The position of Shuhada Street provides a transport, and resources conduit from Kiryat Arba to the settlements in the Old City itself and is the reason for its significance for the Zionist colonisers which lies in its function for enabling increased aggressive settler colonisation of the old city. by Zionist here I mean people who consider Y’Israel as far as the Jordan should be a Jewish State which excludes full rights for Palestinians.
So then, Shuhada Street is a crucial link between Kiryat Arba, a settlement of over 7000 inhabitants about 1 mile to the east of the old city, and the settlements in the city centre. Once Shuhada Street is settled – which is planned (see below) – then a ring of settlements linked together will surround Hebron enabling the settlers to exert even more pressure, and aggressive harrassment to drive out the legitimate indigenous inhabitants of the Old City. This amounts to the forcible transfer of the inhabitants of an occupied territory whihc is illegal under international law.
Shuhada Street is also important because it runs close to the mosque and Tomb of the Patriarchs, a holy site for both Muslims and Jews; and this is another reason why Shuhada Street is being appropriated by Jewish settlers. (see map above , B’tselem)
Zionist propaganda tells of the apparent Palestinian ‘myth’ of Shuhada Street as Palestinian propaganda that Shuhada Street was an important commercial site for Hebron. The Zionists point to the new city and claim Shuhada Street was just a minor road leading to a cemetey and of no importance. In fact Shuhada Street was a thriving market near a bus station that provided economic life to the Old City. It’s closure by the military in 1997 involved the welding shut of the market units and houses and the closure of 180 shops, and the displacement of several hundred Palestinians. ot closure has all but made the Old City economically bankrupt – forcing the displacement of Palestinians (a war crime) – and at the same time opened up settlement expansion opportunities for the Zionists.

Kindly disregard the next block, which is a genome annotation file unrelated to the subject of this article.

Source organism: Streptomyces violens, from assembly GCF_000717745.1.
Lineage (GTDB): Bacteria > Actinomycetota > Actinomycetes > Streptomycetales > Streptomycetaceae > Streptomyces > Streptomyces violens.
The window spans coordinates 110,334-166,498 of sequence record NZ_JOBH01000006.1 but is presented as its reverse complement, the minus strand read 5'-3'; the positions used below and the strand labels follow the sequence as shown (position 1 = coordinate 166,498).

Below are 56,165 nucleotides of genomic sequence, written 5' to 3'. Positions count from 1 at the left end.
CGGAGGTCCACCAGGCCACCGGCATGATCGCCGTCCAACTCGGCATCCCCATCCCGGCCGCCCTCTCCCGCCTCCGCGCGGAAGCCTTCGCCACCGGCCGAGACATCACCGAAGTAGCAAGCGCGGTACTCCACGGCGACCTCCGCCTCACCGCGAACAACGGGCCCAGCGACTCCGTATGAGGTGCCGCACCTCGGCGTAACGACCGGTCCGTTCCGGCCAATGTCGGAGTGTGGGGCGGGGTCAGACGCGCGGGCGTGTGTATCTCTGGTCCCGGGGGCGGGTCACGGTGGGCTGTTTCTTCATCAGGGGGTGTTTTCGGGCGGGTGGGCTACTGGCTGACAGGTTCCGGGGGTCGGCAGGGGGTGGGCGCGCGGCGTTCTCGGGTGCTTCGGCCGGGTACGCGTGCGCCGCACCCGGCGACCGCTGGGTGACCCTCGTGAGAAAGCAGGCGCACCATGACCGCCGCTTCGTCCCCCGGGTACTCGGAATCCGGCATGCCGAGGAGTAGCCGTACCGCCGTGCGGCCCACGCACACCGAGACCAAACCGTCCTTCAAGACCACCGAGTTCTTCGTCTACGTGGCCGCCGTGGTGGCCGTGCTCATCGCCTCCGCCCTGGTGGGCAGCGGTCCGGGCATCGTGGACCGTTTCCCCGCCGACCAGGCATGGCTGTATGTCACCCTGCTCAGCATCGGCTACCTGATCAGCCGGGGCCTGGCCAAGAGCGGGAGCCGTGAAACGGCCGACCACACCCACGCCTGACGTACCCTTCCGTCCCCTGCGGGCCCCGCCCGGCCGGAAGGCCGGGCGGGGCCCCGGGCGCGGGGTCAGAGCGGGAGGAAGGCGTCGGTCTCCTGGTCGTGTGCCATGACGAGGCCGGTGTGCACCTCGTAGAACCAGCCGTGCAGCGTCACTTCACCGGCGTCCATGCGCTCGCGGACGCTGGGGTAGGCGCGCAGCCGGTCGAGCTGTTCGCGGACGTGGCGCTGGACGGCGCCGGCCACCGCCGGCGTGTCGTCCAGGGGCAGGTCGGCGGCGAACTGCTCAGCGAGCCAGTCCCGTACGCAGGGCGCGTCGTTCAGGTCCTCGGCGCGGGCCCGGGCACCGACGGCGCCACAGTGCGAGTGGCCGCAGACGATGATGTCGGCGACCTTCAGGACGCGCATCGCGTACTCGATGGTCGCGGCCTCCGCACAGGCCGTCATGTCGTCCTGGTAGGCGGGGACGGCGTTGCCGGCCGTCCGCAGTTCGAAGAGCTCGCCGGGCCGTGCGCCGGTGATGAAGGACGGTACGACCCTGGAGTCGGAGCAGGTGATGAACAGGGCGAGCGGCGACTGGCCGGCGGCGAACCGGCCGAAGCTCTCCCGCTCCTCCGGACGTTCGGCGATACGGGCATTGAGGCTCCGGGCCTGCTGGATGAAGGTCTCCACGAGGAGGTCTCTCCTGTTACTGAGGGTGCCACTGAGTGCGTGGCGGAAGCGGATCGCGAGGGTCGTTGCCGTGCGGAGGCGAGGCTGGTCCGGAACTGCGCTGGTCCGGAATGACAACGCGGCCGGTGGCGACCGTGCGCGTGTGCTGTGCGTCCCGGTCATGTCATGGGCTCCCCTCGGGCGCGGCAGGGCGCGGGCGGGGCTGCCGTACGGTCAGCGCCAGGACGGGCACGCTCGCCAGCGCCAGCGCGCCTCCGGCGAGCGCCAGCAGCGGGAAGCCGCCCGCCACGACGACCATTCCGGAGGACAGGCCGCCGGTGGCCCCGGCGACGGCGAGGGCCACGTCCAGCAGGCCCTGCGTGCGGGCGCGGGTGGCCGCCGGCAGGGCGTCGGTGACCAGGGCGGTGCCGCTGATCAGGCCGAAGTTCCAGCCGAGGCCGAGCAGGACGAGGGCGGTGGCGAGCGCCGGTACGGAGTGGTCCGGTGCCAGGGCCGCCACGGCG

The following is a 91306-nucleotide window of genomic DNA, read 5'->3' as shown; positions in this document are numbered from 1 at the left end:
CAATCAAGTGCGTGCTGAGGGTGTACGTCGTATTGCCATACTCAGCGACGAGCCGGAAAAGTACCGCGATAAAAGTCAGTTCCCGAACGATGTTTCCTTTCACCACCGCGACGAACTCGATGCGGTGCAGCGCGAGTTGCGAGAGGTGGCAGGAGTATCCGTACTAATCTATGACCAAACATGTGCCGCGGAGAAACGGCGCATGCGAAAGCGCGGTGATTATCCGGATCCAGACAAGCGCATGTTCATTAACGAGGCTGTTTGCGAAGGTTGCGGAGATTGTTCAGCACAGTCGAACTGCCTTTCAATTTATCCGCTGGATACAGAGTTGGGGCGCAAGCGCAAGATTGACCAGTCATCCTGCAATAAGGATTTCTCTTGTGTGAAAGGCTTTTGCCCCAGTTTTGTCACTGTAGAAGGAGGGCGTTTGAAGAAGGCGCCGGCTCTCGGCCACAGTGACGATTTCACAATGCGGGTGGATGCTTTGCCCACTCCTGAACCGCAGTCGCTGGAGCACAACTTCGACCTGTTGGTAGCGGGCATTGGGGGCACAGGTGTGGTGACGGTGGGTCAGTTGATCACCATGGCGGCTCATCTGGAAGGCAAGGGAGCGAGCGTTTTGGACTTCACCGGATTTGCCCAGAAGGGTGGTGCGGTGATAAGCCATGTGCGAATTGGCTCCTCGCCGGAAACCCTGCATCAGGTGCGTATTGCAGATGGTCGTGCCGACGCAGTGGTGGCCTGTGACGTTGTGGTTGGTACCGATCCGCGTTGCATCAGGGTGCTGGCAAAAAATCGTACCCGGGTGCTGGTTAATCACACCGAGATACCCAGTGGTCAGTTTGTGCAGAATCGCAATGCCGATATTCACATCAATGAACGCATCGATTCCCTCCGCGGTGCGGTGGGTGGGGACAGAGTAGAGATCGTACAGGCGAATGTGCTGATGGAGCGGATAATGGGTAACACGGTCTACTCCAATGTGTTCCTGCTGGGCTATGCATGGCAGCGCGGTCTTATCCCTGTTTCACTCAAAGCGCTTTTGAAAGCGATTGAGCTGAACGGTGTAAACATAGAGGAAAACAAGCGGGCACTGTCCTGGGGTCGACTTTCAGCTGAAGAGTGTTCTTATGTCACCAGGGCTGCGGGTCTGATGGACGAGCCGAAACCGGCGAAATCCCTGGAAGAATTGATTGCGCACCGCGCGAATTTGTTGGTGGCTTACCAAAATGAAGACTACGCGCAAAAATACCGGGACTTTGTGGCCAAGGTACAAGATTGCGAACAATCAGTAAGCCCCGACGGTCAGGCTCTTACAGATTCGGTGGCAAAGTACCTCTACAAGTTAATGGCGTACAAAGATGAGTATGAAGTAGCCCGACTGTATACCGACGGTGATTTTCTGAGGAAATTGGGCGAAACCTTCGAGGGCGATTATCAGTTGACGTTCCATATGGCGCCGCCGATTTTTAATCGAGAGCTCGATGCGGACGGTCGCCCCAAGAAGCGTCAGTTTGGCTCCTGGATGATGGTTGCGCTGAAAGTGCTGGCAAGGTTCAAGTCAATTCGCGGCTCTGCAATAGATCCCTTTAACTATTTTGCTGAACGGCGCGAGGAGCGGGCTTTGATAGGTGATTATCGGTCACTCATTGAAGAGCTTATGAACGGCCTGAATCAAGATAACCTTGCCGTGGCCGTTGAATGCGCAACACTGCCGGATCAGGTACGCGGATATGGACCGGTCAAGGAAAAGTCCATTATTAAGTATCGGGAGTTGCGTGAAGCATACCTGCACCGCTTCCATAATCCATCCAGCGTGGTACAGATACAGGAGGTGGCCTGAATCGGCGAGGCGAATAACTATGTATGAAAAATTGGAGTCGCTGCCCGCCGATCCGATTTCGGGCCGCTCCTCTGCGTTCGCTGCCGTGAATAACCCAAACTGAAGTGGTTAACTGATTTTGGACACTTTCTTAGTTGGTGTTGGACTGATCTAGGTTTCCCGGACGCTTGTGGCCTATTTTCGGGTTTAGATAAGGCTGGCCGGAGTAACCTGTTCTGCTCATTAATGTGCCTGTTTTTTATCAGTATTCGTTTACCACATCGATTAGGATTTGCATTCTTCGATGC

As you can see from the maps above Shuhada Street was an important link between the south west of Hebron and the markets on the Old City.
The ‘new’ city of Hebron may look to be flourishing; but this does not show the restrictions of movement for Palestinians, or the continued efforts to displace Palestinians in the West Bank by restrictions of movement,and the theft and destruction of land, building and resources.
The expansion of colonisation acts like a pincer movement, slow and relentless, and closing Shuhada Street was a forceddisplacement, ironically, after Palestinians were massacred in the mosque by an ultra-extremist settler from the nearby settlement at Kiryat Arbat around 1995.
USA announcement that settlements are not illegal has intensified Zionist colonisation activity and even Shuhada Street is now earmarked for settler units.
As Amira Hass reported, in December 2019:
“Defense Minister Naftali Bennett (sent a letter to) the office of the Coordinator of Government Activities in the Territories. In the letter he instructed the Civil Administration to begin procedures for an urban renewal plan in the old Hebron market: in other words, to demolish the structure in which the Hebron municipality is a protected tenant, and to build in its place housing units for Jews.”
At the same time, the International Court of human rights is opening investigations into Israeli war crimes, but will meet fierce Israel/USA opposition.
See, by Ramzy Baroud
Pompeo has said that God has sent Trump to ‘save’ Israel; by which he means saved Israel for the Christians not for the Jews who will, according to Christian Zionism, will have to convert to Christianity (or presumably go to Hell).